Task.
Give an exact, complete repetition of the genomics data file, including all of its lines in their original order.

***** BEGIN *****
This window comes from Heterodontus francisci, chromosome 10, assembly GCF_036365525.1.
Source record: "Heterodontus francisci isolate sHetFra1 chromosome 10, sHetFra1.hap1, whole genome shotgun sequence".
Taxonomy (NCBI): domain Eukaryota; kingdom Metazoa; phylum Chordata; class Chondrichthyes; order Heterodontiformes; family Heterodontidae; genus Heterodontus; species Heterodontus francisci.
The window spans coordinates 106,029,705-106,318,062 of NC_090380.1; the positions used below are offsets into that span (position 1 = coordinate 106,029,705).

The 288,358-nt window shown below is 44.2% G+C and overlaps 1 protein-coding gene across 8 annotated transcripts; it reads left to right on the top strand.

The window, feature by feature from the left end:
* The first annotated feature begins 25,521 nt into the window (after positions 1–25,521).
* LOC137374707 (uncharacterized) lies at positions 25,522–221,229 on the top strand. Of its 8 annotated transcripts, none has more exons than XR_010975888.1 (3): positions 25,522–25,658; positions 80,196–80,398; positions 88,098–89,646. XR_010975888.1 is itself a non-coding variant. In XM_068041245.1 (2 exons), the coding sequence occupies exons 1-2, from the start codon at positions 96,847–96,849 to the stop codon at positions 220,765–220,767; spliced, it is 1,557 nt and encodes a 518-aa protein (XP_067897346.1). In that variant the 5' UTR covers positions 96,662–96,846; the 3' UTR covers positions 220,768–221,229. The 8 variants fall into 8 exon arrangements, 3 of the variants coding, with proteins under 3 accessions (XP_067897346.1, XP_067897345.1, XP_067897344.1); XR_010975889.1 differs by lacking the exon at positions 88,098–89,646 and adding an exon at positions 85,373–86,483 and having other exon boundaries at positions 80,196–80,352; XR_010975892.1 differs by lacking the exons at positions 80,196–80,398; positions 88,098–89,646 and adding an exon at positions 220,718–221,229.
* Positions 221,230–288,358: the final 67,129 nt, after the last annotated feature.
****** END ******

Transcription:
This window comes from Heterodontus francisci, chromosome 10, assembly GCF_036365525.1.
Source record: "Heterodontus francisci isolate sHetFra1 chromosome 10, sHetFra1.hap1, whole genome shotgun sequence".
Taxonomy (NCBI): domain Eukaryota; kingdom Metazoa; phylum Chordata; class Chondrichthyes; order Heterodontiformes; family Heterodontidae; genus Heterodontus; species Heterodontus francisci.
The window spans coordinates 106,029,705-106,318,062 of NC_090380.1; the positions used below are offsets into that span (position 1 = coordinate 106,029,705).

The 288,358-nt window shown below is 44.2% G+C and overlaps 1 protein-coding gene across 8 annotated transcripts; it reads left to right on the top strand.

The window, feature by feature from the left end:
* The first annotated feature begins 25,521 nt into the window (after positions 1–25,521).
* LOC137374707 (uncharacterized) lies at positions 25,522–221,229 on the top strand. Of its 8 annotated transcripts, none has more exons than XR_010975888.1 (3): positions 25,522–25,658; positions 80,196–80,398; positions 88,098–89,646. XR_010975888.1 is itself a non-coding variant. In XM_068041245.1 (2 exons), the coding sequence occupies exons 1-2, from the start codon at positions 96,847–96,849 to the stop codon at positions 220,765–220,767; spliced, it is 1,557 nt and encodes a 518-aa protein (XP_067897346.1). In that variant the 5' UTR covers positions 96,662–96,846; the 3' UTR covers positions 220,768–221,229. The 8 variants fall into 8 exon arrangements, 3 of the variants coding, with proteins under 3 accessions (XP_067897346.1, XP_067897345.1, XP_067897344.1); XR_010975889.1 differs by lacking the exon at positions 88,098–89,646 and adding an exon at positions 85,373–86,483 and having other exon boundaries at positions 80,196–80,352; XR_010975892.1 differs by lacking the exons at positions 80,196–80,398; positions 88,098–89,646 and adding an exon at positions 220,718–221,229.
* Positions 221,230–288,358: the final 67,129 nt, after the last annotated feature.